Home » 1999 Cross Country Road Trip

Canyonlands National Park, UT

Saturday, August 7, 1999 - 1:00pm by Lolo
80 miles and 2.25 hours from our last stop - 1 night stay


Visiting Canyonlands was frustrating for us. It was awesomely beautiful, like a smaller and much less crowded version of the Grand Canyon. Its labyrinth of red-rock canyons, with the Colorado and Green Rivers flowing through them, appeared like mountain biking and whitewater-rafting heaven. Unfortunately, neither our mountain bikes or our raft was with us this trip because we had flown out to pick up the RV.

Dead Horse Point State ParkDead Horse Point State ParkThere was so much good stuff here, but we just weren't equipped this time to take advantage of it. We had to satisfy ourselves with just peeking over the rim at all the good stuff below. So we drove to one of the few areas of the park that was accessible by car--the Island in the Sky district. At the end of the 20-miled paved road is Grand View Point Overlook which really does have spectacular views down into the canyons. From there we walked the one-mile Grand View Trail along the rim for an awesome view of the Confluence of the Colorado and Green Rivers 2,000 feet below. On the way out, we made a brief side trip to nearby Dead Horse Point State Park which to our surprise had even more impressive views than Island in the Sky.

We definitely want to come back here some day and do it the right way--with mountain bikes and a raft strapped to the top of our four-wheel-drive.


Canyonlands National Park, located in southwestern Utah near Moab, is Utah's largest national park, but also its least visited. Its high plateaus and deep canyons carved by the Colorado and Green Rivers are breathtakingly beautiful.

The park is divided into three very distinct districts, each of which is a 100-mile drive from the others. This and the fact that there are only 28 miles of paved roads make it a very difficult park to explore by car. The preferred means of transportation here are four-wheel drive vehicles, mountain bikes, horse, and foot.

The Colorado and Green Rivers flow into this park from the north, meet in the center of the park at a point called the Confluence, and then continue flowing south through the Cataract Canyon Rapids. The rivers, which make up the park's River District, form a Y dividing the park into its three distinct districts.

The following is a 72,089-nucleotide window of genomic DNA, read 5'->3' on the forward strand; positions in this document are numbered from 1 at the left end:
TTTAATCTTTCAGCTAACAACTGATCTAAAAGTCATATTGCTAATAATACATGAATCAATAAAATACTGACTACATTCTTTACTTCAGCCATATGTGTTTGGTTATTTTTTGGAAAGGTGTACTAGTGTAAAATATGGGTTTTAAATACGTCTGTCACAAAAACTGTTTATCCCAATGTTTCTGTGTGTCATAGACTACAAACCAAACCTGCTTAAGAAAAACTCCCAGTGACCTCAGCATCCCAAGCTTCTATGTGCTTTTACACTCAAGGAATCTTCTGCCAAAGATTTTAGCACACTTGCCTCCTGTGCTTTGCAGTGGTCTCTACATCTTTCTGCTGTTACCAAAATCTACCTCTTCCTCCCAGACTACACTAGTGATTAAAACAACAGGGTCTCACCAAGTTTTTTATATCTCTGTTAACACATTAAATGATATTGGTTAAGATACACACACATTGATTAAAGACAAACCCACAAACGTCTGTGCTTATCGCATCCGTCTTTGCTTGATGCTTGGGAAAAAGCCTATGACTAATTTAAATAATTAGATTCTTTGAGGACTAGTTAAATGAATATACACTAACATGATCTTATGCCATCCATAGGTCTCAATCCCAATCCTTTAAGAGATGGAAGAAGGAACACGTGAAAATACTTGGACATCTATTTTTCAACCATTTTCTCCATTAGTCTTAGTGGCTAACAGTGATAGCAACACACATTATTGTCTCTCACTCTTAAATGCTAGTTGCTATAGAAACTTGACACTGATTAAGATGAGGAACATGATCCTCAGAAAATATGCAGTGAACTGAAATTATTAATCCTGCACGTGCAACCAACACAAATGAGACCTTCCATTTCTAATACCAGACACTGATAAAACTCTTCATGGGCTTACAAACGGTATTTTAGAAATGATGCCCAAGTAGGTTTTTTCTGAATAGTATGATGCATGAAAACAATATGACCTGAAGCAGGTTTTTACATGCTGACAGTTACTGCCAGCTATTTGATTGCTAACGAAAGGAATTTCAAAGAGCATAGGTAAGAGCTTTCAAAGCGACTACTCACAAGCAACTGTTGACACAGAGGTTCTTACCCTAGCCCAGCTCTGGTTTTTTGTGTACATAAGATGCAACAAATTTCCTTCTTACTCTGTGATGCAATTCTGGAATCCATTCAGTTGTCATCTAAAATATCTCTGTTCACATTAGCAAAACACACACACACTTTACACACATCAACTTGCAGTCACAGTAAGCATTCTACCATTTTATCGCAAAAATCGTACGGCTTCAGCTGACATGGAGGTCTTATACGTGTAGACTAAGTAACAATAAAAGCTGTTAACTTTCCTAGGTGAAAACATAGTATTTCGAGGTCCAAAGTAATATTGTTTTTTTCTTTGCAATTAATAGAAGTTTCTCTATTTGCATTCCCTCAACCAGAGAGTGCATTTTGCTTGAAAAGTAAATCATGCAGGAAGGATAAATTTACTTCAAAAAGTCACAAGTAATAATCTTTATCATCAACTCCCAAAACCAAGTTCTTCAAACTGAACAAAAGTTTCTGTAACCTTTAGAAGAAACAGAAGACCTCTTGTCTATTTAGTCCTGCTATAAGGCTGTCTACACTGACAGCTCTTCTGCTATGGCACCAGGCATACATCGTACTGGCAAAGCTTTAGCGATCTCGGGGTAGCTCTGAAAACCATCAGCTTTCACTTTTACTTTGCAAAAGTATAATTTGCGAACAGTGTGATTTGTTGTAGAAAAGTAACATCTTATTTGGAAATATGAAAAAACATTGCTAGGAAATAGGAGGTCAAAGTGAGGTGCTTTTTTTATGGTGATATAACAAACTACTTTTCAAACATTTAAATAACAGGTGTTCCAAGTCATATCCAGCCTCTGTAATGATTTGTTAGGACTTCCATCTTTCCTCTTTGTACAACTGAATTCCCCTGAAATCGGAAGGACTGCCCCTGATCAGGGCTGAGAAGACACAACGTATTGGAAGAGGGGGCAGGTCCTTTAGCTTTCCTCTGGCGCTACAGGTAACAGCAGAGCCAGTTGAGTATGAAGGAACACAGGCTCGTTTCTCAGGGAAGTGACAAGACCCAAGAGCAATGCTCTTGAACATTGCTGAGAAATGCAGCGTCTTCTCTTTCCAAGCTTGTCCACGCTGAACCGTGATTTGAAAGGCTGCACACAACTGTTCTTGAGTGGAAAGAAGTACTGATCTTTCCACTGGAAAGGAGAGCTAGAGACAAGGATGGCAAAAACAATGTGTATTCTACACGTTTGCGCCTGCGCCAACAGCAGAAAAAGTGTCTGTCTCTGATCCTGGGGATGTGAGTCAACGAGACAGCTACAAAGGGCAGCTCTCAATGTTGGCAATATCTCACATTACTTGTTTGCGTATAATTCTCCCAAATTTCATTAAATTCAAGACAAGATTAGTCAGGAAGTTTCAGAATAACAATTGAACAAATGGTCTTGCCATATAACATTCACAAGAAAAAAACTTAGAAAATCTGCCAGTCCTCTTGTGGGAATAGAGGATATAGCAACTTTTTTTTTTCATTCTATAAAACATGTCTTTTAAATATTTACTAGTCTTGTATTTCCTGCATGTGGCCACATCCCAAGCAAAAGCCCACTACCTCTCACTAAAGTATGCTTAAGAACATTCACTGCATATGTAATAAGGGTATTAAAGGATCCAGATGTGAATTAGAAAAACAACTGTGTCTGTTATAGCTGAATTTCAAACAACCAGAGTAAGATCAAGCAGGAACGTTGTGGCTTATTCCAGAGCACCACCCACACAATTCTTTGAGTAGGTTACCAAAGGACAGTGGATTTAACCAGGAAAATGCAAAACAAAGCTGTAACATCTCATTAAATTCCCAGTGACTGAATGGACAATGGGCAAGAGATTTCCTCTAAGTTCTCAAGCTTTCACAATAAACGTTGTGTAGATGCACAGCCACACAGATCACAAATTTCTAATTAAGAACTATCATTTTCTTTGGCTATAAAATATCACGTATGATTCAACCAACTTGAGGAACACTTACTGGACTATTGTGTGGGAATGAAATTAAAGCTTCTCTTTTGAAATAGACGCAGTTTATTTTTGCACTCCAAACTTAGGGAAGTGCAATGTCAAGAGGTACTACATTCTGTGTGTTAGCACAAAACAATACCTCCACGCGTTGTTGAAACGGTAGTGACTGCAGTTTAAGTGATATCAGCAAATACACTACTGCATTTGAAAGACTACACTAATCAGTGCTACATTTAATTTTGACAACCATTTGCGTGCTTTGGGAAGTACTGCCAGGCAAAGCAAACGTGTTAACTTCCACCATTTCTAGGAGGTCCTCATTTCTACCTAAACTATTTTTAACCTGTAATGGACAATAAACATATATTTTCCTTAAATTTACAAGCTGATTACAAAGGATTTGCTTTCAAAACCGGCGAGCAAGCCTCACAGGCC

The Island in the Sky district, which is in the north between the two rivers, is the most accessible part of the park and therefore the most highly visited. The "Island" is actually a large mesa connected to the mainland by a narrow neck of land. A 20-mile paved road leads to Grand View Point Overlook with spectacular views down into the canyons. The easy one-mile long Grand View Trail takes you along the rim to views of the Confluence of the Colorado and Green Rivers 2,000 feet below.

The Maze district in the west is only accessible by four-wheel-drive roads and hiking trails. Therefore, very few people visit this region and it contains some of the wildest country left in the United States.

The Needles district in the southeastern portion of the park has 8 miles of paved road. The rest of the region is reachable only by backpacking or four-wheel-driving. This district is named after its colorful rock spires. It also contains impressive arches, grassy meadows, and the confluence of the Colorado and Green Rivers. It is the best place in the park for backpacking.

River running on the Green and Colorado Rivers provides one of the best ways to experience the park. The waters above the confluence are fairly calm and can be done with kayaks, canoes, rafts, or even jet boats. However, the river below the confluence is serious white water, where you should either have a guide or plenty of experience.

Another spectacular way to explore the park if you are in good shape is to mountain bike the 100-mile White Rim Trail in the Island in the Sky District. The White Rim Trail is on a precarious road 1,000 feet below the park's rim and 1,000 feet above the confluence. Most bikers take 3 or 4 days to complete the trip.

Summer temperatures get into the 100s, so hikes and bike rides should either be done very early or very late in the day, and much water should be brought along.

Canyonlands National Park location map in "high definition"

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